Even better? If these two were unacquainted programs with sparse basketball histories, all of the above would be true. They are not, of course. This is Indiana and Kentucky. Or Kentucky and Indiana. This game is much, much, much more.

Should it be happening in the second round? Of course not. Are we counting the seconds until tip? Duh.

People in Des Moines are spoiled. That's right, residents of the capital of our home state! We said it. What, your pod couldn't get by with just one matchup of historically elite, brand-name basketball programs? Kentucky and Indiana weren't enough for you? You had to have No. 1 Kansas and No. 9 Connecticut, too? OK, sure, so KU-UConn isn't quite at the level of the matinee. But it does feature an underrated UConn interior (and a Huskies team riding a five-game winning streak) trying to stop a well-rounded, Perry Ellis-led Jayhawks attack. Meanwhile, KU fans, IU fans and UK fans will be in the same building -- and the same adjacent establishments -- on the same day. That's either exciting or frightening. Maybe both.

Wichita State has revealed its true form. Is Miami next? Now that the Shockers -- the most woefully misinterpreted and underseeded team in recent NCAA tournament history (trademark pending) -- have handled Vanderbilt and dominated Arizona, it is impossible to look ahead to Saturday's game against No. 3-seed Miami as anything but a meeting of equals. Indeed, in every sense except their seeds, this is more or less a meeting of two top-15 teams, and two who match up well in terms of personnel (both are led by their point guards and shooting guards) and style (Wichita State is the nation's best defense; Miami is one of its most efficient offenses). Neither outcome will be a surprise. Say it with us: Wichita State is not an underdog. See? Doesn't that feel nice?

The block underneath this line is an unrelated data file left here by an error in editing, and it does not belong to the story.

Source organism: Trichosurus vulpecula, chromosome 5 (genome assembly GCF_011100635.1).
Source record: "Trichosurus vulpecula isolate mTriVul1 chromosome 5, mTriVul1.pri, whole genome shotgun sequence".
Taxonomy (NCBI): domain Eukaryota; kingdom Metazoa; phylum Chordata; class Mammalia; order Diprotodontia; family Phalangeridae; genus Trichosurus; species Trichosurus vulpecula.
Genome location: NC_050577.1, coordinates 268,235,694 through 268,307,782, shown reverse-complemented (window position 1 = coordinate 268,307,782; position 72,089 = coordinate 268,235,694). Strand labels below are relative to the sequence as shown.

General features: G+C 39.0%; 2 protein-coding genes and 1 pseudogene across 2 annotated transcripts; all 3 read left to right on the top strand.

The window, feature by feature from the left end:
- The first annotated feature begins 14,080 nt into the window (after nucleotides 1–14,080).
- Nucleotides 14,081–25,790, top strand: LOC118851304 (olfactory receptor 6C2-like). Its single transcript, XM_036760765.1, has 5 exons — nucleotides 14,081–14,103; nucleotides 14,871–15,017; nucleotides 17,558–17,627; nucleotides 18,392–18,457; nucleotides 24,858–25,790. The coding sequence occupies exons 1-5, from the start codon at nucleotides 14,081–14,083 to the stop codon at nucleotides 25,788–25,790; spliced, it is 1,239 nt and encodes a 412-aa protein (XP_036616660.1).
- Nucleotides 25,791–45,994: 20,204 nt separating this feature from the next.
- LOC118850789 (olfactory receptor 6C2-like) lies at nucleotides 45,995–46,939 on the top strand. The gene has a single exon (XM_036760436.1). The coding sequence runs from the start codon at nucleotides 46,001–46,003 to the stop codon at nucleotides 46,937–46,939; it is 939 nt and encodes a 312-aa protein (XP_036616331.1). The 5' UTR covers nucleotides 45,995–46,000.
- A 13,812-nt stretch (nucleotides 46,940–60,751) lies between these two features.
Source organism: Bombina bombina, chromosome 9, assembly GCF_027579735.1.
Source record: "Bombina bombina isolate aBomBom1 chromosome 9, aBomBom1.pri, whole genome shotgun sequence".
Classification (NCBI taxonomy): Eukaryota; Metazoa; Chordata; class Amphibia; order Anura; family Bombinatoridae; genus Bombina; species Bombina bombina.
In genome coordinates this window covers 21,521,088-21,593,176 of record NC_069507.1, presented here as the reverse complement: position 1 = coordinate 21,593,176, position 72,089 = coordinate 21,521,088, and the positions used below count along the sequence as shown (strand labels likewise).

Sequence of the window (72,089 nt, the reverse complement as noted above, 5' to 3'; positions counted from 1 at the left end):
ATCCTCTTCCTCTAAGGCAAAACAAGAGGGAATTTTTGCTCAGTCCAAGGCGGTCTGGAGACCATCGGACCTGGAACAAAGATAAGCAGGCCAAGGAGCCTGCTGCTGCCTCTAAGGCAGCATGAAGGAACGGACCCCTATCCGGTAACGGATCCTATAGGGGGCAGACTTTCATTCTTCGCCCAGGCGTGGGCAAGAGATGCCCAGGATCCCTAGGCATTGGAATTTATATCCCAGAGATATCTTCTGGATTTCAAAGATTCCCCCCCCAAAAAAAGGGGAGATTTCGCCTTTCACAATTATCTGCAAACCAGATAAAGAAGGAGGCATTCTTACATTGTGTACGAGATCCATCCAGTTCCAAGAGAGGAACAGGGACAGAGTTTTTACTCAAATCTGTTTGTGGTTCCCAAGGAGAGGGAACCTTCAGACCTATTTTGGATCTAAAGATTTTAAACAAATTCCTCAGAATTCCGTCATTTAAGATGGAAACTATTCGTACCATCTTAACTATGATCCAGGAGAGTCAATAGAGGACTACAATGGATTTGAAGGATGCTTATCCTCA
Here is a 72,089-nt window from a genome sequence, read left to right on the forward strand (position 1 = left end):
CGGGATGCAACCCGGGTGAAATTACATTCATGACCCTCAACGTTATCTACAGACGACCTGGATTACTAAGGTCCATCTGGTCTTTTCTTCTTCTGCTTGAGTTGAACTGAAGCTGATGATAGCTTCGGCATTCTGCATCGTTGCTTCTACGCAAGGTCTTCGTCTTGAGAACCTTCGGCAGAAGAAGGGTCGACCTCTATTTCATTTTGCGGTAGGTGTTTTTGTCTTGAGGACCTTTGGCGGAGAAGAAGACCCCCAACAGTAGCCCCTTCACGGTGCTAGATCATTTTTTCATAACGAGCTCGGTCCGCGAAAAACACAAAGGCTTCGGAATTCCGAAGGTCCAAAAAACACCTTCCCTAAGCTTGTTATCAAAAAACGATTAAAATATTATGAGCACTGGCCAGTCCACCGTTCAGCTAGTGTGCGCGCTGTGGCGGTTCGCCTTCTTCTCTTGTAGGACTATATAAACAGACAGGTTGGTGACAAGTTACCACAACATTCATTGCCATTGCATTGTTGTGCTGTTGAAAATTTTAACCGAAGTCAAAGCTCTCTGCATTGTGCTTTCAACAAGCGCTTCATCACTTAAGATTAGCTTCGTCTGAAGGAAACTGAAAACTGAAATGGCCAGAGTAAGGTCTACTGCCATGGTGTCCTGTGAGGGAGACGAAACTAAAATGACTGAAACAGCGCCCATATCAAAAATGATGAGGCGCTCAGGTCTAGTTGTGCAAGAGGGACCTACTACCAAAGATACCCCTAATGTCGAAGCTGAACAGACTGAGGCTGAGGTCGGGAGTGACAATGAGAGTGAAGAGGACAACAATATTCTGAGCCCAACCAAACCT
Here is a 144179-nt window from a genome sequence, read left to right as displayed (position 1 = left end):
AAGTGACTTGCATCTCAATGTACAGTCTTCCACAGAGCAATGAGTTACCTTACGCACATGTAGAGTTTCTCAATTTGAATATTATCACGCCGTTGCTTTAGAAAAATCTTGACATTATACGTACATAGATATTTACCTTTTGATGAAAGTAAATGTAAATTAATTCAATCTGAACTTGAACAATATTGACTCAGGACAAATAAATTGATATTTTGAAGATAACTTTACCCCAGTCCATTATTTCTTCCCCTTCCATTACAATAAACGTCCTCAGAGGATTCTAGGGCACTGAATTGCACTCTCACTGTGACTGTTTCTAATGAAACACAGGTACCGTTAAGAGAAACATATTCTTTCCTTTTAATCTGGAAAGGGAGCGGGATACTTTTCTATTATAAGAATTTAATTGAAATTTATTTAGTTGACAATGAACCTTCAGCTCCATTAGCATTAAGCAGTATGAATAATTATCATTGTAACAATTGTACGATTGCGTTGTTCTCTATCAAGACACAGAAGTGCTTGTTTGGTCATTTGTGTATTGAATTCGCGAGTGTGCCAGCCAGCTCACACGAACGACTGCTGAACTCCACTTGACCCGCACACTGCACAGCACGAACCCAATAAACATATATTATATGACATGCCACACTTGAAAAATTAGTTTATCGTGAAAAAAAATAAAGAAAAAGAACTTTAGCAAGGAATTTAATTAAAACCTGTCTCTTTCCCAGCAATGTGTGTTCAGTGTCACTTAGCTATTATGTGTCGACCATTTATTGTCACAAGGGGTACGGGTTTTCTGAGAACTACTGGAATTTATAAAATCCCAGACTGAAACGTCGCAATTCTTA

You want actual underdogs? Saturday's got actual underdogs. And each of their matchups are fascinating. And far from foregone.

There's No. 4 Duke vs. No. 12 Yale, and while plenty will frame the matchup as some sort of elite academic throwdown (did your professor even win a Nobel Prize, bro?!), more relevant is the fact that it pits the Blue Devils against a team almost perfectly built to stop them. Duke is a great offensive team that struggles on the defensive end, and especially on the defensive glass; Yale is a great defensive team that rebounds everything on both ends of the floor. Just ask Baylor.

Then there's Arkansas-Little Rock, which is inherently interesting, but will also try to pressure the turnover-averse Iowa State Cyclones with hectic half-court defense. Providence is an underdog with a lottery-pick point guard facing a North Carolina team intent on returning to the Final Four. Gonzaga is an underdog that has Domantas Sabonis to throw up against Utah's Jakob Poeltl meat grinder.

And then, of course, there's Butler. Which is Butler.

No, seriously: Is this still the first weekend of the tournament? Are we sure?